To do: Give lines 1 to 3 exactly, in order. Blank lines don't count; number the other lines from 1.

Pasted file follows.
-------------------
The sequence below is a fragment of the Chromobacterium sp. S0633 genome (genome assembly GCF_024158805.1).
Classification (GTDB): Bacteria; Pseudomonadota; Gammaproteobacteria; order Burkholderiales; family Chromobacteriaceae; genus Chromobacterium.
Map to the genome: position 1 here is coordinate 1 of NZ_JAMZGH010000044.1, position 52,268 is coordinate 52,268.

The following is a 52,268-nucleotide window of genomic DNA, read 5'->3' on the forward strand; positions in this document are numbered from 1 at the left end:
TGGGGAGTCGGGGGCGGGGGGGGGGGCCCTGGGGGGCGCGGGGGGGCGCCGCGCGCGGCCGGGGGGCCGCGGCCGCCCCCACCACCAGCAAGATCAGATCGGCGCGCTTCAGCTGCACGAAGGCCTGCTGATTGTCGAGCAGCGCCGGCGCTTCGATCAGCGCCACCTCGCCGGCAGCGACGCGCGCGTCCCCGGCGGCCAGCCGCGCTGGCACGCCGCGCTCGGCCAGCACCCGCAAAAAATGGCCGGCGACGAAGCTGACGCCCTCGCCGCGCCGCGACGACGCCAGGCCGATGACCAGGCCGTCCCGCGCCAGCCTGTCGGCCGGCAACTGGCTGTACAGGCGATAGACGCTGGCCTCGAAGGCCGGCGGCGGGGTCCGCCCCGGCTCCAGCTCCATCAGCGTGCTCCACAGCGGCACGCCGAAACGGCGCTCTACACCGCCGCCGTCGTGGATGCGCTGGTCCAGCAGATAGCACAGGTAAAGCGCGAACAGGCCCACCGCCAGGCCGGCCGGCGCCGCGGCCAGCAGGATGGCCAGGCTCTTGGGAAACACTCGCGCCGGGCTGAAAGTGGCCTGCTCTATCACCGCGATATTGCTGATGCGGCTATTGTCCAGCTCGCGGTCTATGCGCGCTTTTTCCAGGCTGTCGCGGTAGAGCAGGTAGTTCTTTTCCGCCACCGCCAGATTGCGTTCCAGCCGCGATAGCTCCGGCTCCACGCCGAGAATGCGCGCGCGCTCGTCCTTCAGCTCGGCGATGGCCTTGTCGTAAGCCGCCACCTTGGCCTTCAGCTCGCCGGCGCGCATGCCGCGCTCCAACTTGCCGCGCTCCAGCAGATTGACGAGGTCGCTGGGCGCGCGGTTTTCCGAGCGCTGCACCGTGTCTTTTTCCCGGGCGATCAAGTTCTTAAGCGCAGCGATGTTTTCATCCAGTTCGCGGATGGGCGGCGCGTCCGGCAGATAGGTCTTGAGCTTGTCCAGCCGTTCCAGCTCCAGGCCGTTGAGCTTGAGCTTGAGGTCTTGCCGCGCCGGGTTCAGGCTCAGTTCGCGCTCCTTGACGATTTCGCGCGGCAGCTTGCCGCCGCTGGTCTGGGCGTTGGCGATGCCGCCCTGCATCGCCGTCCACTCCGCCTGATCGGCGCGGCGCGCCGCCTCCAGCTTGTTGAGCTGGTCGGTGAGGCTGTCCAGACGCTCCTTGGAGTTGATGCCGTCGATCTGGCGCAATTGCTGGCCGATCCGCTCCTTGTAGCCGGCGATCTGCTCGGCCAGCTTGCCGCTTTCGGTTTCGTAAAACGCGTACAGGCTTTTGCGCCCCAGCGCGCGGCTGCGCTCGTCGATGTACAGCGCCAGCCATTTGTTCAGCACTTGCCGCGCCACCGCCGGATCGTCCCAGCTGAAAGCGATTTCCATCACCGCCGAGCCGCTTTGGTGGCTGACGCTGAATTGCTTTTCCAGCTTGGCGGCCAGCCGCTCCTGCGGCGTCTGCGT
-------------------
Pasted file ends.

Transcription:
The sequence below is a fragment of the Chromobacterium sp. S0633 genome (genome assembly GCF_024158805.1).
Classification (GTDB): Bacteria; Pseudomonadota; Gammaproteobacteria; order Burkholderiales; family Chromobacteriaceae; genus Chromobacterium.
Map to the genome: position 1 here is coordinate 1 of NZ_JAMZGH010000044.1, position 52,268 is coordinate 52,268.